Physical and chemical properties of water directly influence aquatic organisms, and may affect their vertical distribution. Phytoplankton biomass in Lake Monte Alegre was related to the thermal structure in both seasons, especially during the warm-rainy period, when higher phytoplankton biomass coincided with the level of the metalimnion. Melo et al. (2004) suggested that in periods of thermal stratification, most phytoplankton groups concentrate at the metalimnion. During the cool-dry period, the phytoplankton did not concentrate at a particular layer, because of the lack of a defined thermocline and deepening of the mixing layer throughout the day.

Several groups of flagellates were important to the phytoplankton biomass in both study periods (Lm, W1, W2, Y). Flagellates have selective advantages over non-motile species, especially in stratified periods, and seem to have overwhelmed the water column stratification. The flagellate of group W2 (Trachelomonas armata f. inevoluta, Trachelomonas raciborskii), adapted to mixotrophic conditions, seem to have been favored by the hipoxic hypolimnion.

Functional group Lm, able to live in epilimnia of eutrophic lakes (Reynolds et al., 2002), had great importance in both study periods. Members of this functional group can rapidly migrate vertically throughout the water column, reaching great depths, and thus can exploit light and nutrients and avoid grazing and sedimentation (Liebermann et al., 1994; Graham and Wilcox, 2000).

Chaoborid larvae can consume algae, mainly phytoflagellates (Elser et al., 1987; Hare and Carter, 1987; Shei et al., 1988; Moore, 1988; Moore et al., 1994). Studies on chaoborid larvae in Lake Monte Alegre have shown that the dinoflagellate Peridinium is an important component of the diet of these larvae, mainly for instars I and II (Arcifa, 2000). In a vertical migration study (Arcifa, 1997), the early instars were present in the entire water column, and instars II, III and IV performed nocturnal vertical migration. It is possible to hypothesize that chaoborid larvae influenced the diel vertical distribution of the Lm group, which seemed to concentrate at night until early morning in the deeper layers and then move to better-lighted layers during the day.

Functional groups, X1 and Y are efficiently consumed by herbivores, which may control phytoplankton biomass and induce changes in its composition (Reynolds et al., 2002). Reductions in biomass of these groups were observed at night. Cryptophytes are extremely edible for zooplankton and contain high concentrations of PUFA (Polyunsaturated fatty acids; Ahlgren et al., 1992), and are an important food item of these herbivores (Gullati and DeMott, 1997; Ferrão-Filho et al., 2003a). An experimental study has suggested that high cryptophycean biomass in the summer may have contributed to increased growth of cladocerans in Lake Monte Alegre (Ferrão-Filho et al., 2003b).

Group X1 is composed of small green algae, and is more appropriate for zooplankton consumption. The influence of two seston fractions: < 20 µm (nanoplankton) and > 20 µm (microplankton) on growth and reproduction of cladoceran species of different sizes was evaluated; nanoplankton was more suitable for most cladocerans, and microplankton for the largest species (Fileto et al., 2004). Higher densities of these efficient filter-feeders in the cool-dry period may explain the small contribution of X1 in this period.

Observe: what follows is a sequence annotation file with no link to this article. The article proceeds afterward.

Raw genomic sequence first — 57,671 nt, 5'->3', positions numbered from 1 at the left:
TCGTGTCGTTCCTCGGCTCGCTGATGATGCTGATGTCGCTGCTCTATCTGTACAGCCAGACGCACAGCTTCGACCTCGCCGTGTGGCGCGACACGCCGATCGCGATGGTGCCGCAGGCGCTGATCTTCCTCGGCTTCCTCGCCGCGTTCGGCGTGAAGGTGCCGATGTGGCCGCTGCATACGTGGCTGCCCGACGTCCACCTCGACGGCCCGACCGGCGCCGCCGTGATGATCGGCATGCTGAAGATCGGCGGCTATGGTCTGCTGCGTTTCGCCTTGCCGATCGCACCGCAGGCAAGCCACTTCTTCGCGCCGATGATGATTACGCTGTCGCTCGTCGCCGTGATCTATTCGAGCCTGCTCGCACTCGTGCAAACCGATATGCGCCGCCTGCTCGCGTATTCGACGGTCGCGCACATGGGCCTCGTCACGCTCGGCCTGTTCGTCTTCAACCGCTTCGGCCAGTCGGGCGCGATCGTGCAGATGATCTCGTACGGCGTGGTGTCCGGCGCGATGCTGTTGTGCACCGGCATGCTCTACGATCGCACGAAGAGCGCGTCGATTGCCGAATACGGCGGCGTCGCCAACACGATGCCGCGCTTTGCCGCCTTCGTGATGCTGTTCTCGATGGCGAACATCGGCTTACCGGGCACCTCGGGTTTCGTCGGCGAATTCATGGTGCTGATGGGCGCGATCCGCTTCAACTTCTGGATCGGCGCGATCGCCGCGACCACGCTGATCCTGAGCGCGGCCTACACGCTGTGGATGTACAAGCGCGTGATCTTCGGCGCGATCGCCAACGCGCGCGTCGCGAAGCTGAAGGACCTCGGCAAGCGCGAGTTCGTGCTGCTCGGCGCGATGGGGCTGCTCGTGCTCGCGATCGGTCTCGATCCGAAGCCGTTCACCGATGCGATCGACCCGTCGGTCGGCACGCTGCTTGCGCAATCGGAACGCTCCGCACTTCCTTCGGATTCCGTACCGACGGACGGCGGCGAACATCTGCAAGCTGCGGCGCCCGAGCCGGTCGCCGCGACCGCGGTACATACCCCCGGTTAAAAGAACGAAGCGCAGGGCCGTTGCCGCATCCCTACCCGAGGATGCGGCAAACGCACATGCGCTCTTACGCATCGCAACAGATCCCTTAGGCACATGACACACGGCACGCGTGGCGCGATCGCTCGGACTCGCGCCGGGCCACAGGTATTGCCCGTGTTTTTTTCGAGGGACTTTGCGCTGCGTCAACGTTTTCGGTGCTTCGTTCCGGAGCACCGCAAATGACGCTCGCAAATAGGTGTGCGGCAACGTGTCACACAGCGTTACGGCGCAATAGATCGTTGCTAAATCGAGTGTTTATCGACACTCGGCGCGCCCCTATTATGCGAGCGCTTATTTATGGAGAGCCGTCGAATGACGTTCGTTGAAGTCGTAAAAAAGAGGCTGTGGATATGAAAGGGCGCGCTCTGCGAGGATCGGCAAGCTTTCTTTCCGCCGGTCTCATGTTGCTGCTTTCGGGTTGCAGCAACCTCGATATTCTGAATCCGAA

Group SN seemed to be favored by particular hydrological conditions in the lake during the warm-rainy period, such as high temperature and thermal stability of the water column (Branco and Senna, 1994; Tucci and Sant'Anna, 2003; Silva, 2004). Its distribution did not seem to be influenced by grazing, probably because of the ample availability of algae of appropriate sizes for herbivores.

Zooplankton, especially large cladocerans, maintain important control over phytoplankton in most lakes (Scheffer, 1998). During this study, the reductions of phytoplankton densities were observed to be related to zooplankton distribution, especially during the cool-dry season, when zooplankton densities were higher. Silva (2004), in an experimental study, observed that the most efficient filter-feeders in Lake Monte Alegre, such as Daphnia species, were capable of controlling phytoplankton biomass. Therefore, besides the reduction observed in some functional groups, the reduction of size Class I (<20 µm) was noted in both periods of this study, especially at nighttime, as it is an especially suitable food for the herbivores.

In conclusion, our results show that the thermal pattern of the water column was the main driving factor acting upon the vertical distribution of the phytoplankton community in both study periods. The thermal stratification that occurred in both study periods seemed to have favored a heterogeneous distribution of the phytoplankton biomass. Furthermore, the presence of more efficient herbivores in the lake, especially during the cool-dry period, determined the lower phytoplankton biomass as well as total biomass distribution patterns, phytoplankton functional groups and size classes.

Acknowledgements — The authors thank Dr. Vera Huszar for reading the manuscript and for valuable suggestions, FAPESP (Fundação de Amparo à Pesquisa do Estado de São Paulo) for the financial support granted during the project, the Laboratory of Phycology (Museu Nacional, UFRJ) and the Department of Biology (Universidade Gama Filho, RJ) for the infrastructure made available during this study, and Thadeu Tourinho and Janet W. Reid for language revision.



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Received January 28, 2008
Accepted May 2, 2008
Distributed February 28, 2009